When the body of a young woman is washed up on an idyllic beach on the west coast of Scotland, D.C.I. Jim Daley is despatched from Glasgow to lead the investigation. Far from home, and his troubled marriage, it seems that Daley’s biggest obstacle will be managing the difficult local police chief; but when the prime suspect is gruesomely murdered, the inquiry begins to stall. As the body count rises, Daley uncovers a network of secrets and corruption in the close-knit community of Kinloch, thrusting him and his loved ones into the centre of a case more deadly than he had ever imagined. The first novel in the D.C.I. Daley Thriller series, Whisky from Small Glasses is a truly compelling crime novel, shot through with dark humour and menace.
Aka D.A. Meyrick. Denzil Meyrick was educated in Argyll, then after studying politics, joined Strathclyde Police, serving in Glasgow. After being injured and developing back problems, he entered the business world, and has operated in many diverse roles, including director of a large engineering company and distillery manager, as well as owning a number of his own companies, such as a public bar and sales and marketing company. D.A. Meyrick has also worked as a freelance journalist in both print and on radio. His first novel, Whisky from Small Glasses, was published by Ringwood in 2012.
The book “Whisky from Small Glasses” the first of the DCI Daley police procedural's by Denzil Meyrick is certainly competent yet fairly predictable for a police procedural with the added caveat that the book takes place in Scotland. This is new territory for me, not just the author but the location as well.
Denzil Merick was born 28 November 1965 in Glasgow Scotland. So he knows of the location of where he speaks. He also served as a police officer with Strathclyde Police. Strathclyde Police had the largest numbers of staff and served the largest population and the second largest area of the eight former Scottish police forces, after the Northern Constabulary. An Act of the Scottish Parliament, the Police and Fire Reform (Scotland) Act 2012, created a single Police Service of Scotland, known as Police Scotland. The force was portrayed in the television series ‘Taggart’. 2012 was also when Mr. Merick wrote his first book.
In the book our main character, D.C.I. (detective chief inspector) Jim Daley is sent from the city (Glasgow) to investigate a murder after the body of a woman is washed up on an rural beach on the West Coast of Scotland. Far away from urban resources, he finds himself a stranger in a close-knit community. The head of the local police, who now must become subservient to Daley, immediately becomes an obstacle to the investigation. Oh my, not police corruption ?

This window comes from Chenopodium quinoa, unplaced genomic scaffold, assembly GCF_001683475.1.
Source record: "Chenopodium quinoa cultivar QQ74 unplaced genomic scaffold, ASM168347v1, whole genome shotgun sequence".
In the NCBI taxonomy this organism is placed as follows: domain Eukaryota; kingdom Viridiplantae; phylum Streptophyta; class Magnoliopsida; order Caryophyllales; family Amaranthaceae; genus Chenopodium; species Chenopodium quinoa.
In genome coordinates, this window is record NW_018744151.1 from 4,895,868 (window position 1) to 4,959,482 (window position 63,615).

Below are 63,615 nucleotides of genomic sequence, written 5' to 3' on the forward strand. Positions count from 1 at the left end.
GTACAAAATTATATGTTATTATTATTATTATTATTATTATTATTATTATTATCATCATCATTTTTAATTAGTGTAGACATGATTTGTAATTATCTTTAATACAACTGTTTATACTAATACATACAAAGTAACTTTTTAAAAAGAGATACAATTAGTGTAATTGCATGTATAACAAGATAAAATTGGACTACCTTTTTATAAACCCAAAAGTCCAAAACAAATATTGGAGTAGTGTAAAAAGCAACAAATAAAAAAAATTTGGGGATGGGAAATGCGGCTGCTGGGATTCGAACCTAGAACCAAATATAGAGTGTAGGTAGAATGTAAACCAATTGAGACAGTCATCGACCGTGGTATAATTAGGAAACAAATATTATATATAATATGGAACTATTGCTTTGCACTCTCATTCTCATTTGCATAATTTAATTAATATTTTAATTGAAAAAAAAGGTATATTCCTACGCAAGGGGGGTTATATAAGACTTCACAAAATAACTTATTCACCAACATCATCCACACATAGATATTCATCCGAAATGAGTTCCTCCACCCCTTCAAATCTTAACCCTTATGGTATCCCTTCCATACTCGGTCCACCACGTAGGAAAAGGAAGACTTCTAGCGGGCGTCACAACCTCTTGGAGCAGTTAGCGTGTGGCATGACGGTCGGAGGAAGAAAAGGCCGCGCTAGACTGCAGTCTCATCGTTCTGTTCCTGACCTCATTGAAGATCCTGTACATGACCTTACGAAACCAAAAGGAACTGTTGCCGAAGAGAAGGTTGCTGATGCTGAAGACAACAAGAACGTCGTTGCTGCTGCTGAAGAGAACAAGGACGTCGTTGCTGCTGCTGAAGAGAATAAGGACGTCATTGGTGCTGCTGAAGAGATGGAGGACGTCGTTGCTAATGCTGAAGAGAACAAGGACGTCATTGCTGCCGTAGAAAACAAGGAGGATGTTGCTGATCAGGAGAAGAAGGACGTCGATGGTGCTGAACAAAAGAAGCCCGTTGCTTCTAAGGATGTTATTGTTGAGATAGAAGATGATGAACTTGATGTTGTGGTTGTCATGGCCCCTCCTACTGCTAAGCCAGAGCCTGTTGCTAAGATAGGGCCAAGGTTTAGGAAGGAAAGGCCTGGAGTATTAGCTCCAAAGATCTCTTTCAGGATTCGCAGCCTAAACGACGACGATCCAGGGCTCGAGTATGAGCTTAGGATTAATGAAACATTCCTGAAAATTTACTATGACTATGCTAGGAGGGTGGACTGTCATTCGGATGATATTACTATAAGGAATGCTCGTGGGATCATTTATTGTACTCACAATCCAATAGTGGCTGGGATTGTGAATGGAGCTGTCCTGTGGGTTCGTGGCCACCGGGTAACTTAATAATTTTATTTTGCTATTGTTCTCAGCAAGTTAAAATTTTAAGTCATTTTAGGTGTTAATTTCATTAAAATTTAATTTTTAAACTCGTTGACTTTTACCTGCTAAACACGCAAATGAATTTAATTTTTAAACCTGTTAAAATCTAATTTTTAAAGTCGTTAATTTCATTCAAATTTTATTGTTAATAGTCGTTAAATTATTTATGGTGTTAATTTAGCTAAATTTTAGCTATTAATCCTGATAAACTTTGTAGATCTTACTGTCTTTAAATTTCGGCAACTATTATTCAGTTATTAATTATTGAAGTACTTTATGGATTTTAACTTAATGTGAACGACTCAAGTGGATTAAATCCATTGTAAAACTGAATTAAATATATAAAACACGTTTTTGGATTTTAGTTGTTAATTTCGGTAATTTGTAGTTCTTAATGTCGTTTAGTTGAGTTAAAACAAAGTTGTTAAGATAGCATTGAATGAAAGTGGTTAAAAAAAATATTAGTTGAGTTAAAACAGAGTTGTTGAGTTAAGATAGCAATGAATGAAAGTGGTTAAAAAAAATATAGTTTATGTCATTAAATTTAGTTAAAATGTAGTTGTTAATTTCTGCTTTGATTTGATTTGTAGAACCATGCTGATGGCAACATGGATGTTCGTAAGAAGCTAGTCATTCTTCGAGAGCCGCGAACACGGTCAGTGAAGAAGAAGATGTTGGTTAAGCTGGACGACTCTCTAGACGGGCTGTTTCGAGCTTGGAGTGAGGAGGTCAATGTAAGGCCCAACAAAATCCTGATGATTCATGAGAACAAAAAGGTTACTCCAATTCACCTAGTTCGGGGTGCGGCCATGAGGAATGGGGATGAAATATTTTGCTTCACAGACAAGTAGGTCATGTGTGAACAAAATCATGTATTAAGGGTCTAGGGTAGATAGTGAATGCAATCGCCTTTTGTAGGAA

Other than the predictability of the plot and the ‘made for television’ type of story pacing’ I was Irked by the constant usage of Merick’s interpretations of Scottish language of the characters communicating whith each other. For example of the speech type “It’ll be nae bother fir you tae get a wee part-time job” , it just become cumbersome.
Overall the book is a competent read and a window into another region of the world that the reader may not be acquainted with, and seems like the type of series that the BBC will spawn off as a television show some day.
I enjoyed the book more than 3 stars would normally indicate. Inspector Jim Daley is a very relatable character and a good, solid copper. He is sent from Glasgow to the small town of Kinloch to lead the investigation into the murder of a young woman found washed up on a beach. His philandering wife ends up crashing the party and complicates life for the hapless Inspector.
This is not a fast-paced thriller, it is more character driven, and the characters are certainly a motely bunch. The plot was fairly predictable as was the ending. It was still, somehow, a rather satisfying read and, being the first of a series, I expect some refinement to develop in the later books. I am certainly planning to continue with this series.
This is the first in a series of books featuring D.C.I Jim Daley. One hundred and fifty miles from Glasgow, on Scotland’s rugged west coast, the body of a woman is found floating in the bay of a fishing village called Kinloch. Daley and his team, including Detective Sergeant Brian Scott, are called in to help with the case and discover a seemingly placid and close knit community, but one which has an undercurrent of hidden problems – from family secrets to drugs.
Although this is, obviously, a mystery; much of the storyline stems from the characters and setting of the novel. Daley himself has a troubled marriage and, having previously caught his wife in an act of infidelity, now wavers between obsessive love and jealousy. The small community of Kinloch is filled with interesting characters and the local police also add colour; especially the aggressive, bullying Inspector MacLeod and the young Detective Constable, Archie Fraser. I found this an interesting start to this series and look forward to reading further books featuring Jim Daley.